Spira Mirabilis (orchestra)

From Wikipedia, the free encyclopedia
Jump to: navigation, search

Spira mirabilis is a project, a space created to stop the fast routine of making concerts with little time for rehearsing. Its main goal is studying and spending time to learn as much as possible about each score and its structure and language, with the intention of a common, collective interpretation.

Spira mirabilis is mostly based in the town of Formigine in Italy, but had residencies also in Germany, UK, Switzerland, France and Poland. The name takes inspiration from the Marvelous Spiral of the 17th-century Swiss mathematician Jacob Bernoulli, who called the mathematical curve (present under many guises in nature) logarithmic spiral for its property of self-similarity.

Coming from this, Spira mirabilis has no fixed set-up, but it answers to what the chosen score asks for: it can be a quintet, an octet, a small group of winds or strings up to a full symphonic orchestra with choir and soloists. No matter what the set-up is, the method, the rules and the common wish stays the same. A part of the repertoire is studied and played on period instruments.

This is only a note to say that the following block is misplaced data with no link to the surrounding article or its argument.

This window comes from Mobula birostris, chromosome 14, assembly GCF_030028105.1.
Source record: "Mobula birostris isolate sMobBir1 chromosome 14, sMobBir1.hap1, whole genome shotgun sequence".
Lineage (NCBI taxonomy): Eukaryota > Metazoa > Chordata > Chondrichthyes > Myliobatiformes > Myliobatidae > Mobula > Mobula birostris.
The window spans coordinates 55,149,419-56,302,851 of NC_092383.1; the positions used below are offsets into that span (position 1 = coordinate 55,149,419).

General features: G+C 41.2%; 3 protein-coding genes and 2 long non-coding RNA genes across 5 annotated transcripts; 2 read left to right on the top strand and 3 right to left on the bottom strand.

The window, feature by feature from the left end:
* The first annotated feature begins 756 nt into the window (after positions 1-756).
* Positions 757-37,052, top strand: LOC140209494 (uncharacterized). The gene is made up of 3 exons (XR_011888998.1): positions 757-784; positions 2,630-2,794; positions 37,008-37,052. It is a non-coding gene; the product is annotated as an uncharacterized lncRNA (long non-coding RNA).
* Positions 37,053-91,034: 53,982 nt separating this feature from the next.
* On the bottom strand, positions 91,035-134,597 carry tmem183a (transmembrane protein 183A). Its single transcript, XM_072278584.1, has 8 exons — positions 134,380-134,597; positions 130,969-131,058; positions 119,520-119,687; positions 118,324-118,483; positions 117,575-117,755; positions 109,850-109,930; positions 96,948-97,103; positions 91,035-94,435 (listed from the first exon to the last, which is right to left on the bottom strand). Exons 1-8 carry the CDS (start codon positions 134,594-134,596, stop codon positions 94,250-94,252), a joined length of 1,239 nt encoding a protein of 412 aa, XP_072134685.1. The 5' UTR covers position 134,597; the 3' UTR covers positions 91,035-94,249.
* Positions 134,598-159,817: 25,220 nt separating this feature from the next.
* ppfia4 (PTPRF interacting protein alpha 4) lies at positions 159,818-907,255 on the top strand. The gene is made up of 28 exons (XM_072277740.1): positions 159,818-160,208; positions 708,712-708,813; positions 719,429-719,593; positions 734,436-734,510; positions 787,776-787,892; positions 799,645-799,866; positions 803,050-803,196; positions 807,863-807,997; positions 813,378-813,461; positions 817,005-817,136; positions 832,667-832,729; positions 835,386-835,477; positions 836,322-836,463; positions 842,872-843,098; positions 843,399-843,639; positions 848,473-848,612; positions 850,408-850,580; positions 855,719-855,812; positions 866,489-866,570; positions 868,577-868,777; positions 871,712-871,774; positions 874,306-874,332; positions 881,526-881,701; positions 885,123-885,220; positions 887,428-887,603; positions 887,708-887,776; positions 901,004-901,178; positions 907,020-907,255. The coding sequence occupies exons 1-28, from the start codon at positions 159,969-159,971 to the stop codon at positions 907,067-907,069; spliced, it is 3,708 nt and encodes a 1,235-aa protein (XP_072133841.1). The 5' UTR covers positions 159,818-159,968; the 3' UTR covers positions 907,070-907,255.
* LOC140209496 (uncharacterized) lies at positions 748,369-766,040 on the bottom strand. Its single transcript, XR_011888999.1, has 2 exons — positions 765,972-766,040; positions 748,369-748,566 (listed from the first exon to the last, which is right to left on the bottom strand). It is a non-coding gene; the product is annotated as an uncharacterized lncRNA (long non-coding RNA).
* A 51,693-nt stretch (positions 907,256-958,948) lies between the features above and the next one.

Spira mirabilis is also distinguished, among other things, by the fact, that interpretations are worked out, rehearsed and performed collectively without a conductor and so implement a model of music making, which breaks to some extent with prevailing patterns.[1][2][3]

In 2012 Spira mirabilis has been appointed as Cultural Ambassador of Europe by EACEA, the Executive Agency of the European Union.

Spira mirabilis performed orchestral works by Bach, Haydn, Mozart, Beethoven, Mendelssohn, Schubert, Schumann, Brahms, Dvořák, Stravinsky, Ravel and chamber music by Mozart, Schubert, Schoenberg, Bartók, Beethoven and Tomasi.

References[edit]

External links[edit]